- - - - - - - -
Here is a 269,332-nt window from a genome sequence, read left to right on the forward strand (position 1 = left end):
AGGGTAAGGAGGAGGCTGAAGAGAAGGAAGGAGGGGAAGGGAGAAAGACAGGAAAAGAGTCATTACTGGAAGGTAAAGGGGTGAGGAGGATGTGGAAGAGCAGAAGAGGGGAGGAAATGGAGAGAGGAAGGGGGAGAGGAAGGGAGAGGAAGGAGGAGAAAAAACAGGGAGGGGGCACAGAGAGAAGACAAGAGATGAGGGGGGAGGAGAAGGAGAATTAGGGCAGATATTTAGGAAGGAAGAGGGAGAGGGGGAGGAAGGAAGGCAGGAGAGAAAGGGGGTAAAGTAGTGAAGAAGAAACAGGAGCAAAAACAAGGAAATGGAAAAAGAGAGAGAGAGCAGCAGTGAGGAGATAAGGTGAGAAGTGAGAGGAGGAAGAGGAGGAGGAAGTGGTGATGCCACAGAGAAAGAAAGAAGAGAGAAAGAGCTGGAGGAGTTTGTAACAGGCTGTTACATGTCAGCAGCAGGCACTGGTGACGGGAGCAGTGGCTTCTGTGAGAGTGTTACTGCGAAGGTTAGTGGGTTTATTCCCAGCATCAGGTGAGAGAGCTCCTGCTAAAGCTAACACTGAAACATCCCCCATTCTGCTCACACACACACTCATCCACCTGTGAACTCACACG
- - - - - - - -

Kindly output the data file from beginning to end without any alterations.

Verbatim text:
Here is a 269,332-nt window from a genome sequence, read left to right on the forward strand (position 1 = left end):
AGGGTAAGGAGGAGGCTGAAGAGAAGGAAGGAGGGGAAGGGAGAAAGACAGGAAAAGAGTCATTACTGGAAGGTAAAGGGGTGAGGAGGATGTGGAAGAGCAGAAGAGGGGAGGAAATGGAGAGAGGAAGGGGGAGAGGAAGGGAGAGGAAGGAGGAGAAAAAACAGGGAGGGGGCACAGAGAGAAGACAAGAGATGAGGGGGGAGGAGAAGGAGAATTAGGGCAGATATTTAGGAAGGAAGAGGGAGAGGGGGAGGAAGGAAGGCAGGAGAGAAAGGGGGTAAAGTAGTGAAGAAGAAACAGGAGCAAAAACAAGGAAATGGAAAAAGAGAGAGAGAGCAGCAGTGAGGAGATAAGGTGAGAAGTGAGAGGAGGAAGAGGAGGAGGAAGTGGTGATGCCACAGAGAAAGAAAGAAGAGAGAAAGAGCTGGAGGAGTTTGTAACAGGCTGTTACATGTCAGCAGCAGGCACTGGTGACGGGAGCAGTGGCTTCTGTGAGAGTGTTACTGCGAAGGTTAGTGGGTTTATTCCCAGCATCAGGTGAGAGAGCTCCTGCTAAAGCTAACACTGAAACATCCCCCATTCTGCTCACACACACACTCATCCACCTGTGAACTCACACG